Manchester City Are England's Best Team. So What's Their Problem?

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Tottenham visited Manchester City yesterday in a hugely anticipated match. City have been unreal at home this season, and most teams go into Etihad Stadium playing defensively, hoping for a draw. Spurs instead decided to meet City head on, and played an attacking, free-flowing style. After 12 seconds, Spurs were down a goal. By the end of the match, City had won, 6-0.

Let's share a moment of silence for Tottenham Hotspur, and then move on. Every year, good teams will get punished once or twice. They had a bad day at the office while City, a much better team, had a really good day. There shouldn't be any need to panic, because Spurs have been largely impenetrable defensively all year. And ultimately, we already knew Spurs are wasteful on offense, and not creative or potent enough with the ball to score at a title-winning clip. Let's move on.


If Tottenham's loss is best met with a shrug, then the best way to react to City's victory is probably to scratch your head. Because what they showed yesterday is what we've known for a couple of years now. When City play well, they are far and away the best team in England. They just don't play well often enough.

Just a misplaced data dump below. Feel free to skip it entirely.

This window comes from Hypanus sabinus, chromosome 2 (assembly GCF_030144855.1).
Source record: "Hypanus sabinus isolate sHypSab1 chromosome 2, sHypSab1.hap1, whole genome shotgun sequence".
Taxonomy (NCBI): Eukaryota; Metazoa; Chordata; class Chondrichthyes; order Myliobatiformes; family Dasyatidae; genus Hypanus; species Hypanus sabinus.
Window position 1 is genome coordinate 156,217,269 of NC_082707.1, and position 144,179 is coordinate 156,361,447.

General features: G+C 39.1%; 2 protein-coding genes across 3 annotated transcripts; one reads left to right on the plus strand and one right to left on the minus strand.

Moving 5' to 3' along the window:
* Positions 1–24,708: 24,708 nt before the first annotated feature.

On paper, they're far better than any other team in England, and only rivaled in the world by FC Bayern, Barça, and Real Madrid. Center back Vincent Kompany, when healthy, is arguably the best in the league. Midfielder Yaya Touré is the best box-to-box midfielder in the league, and his partner Fernandinho is the perfect defensive compliment. Touré and Fernandinho are integral to City's success, because they're fighting the midfield battle, outnumbered, and not getting overrun. In fact, they're thriving. Touré has already recorded five goals and two assists in 12 matches, and Fernandinho's in the top 15 of the Premier League in both tackles and interceptions per game. He's breaking up play.


Then there's the partnership of "Kun" Agüero and Álvaro Negredo. Agüero has long been recognized as one of the top forwards in the sport, and he's been going absolutely nuts this season. He's scored 10 goals and had another four assists in just 11 appearances, and is on par with Luis Suárez in terms of his ability to rain hell on opposing defenses with his dribbling and passing, and to find space in the box for goals. Negredo, a poacher, has scored another five and chipped in on two more. The two are arguably the most dangerous tandem in the league.

And that's why you kinda have to scratch your head. City are currently in fourth place, six points behind first-place Arsenal. They've lost four times already. They lost to last-place Sunderland two weeks ago. They've lost to Premier League newly-promoted Cardiff City, as well as Aston Villa and Chelsea. Who are these guys?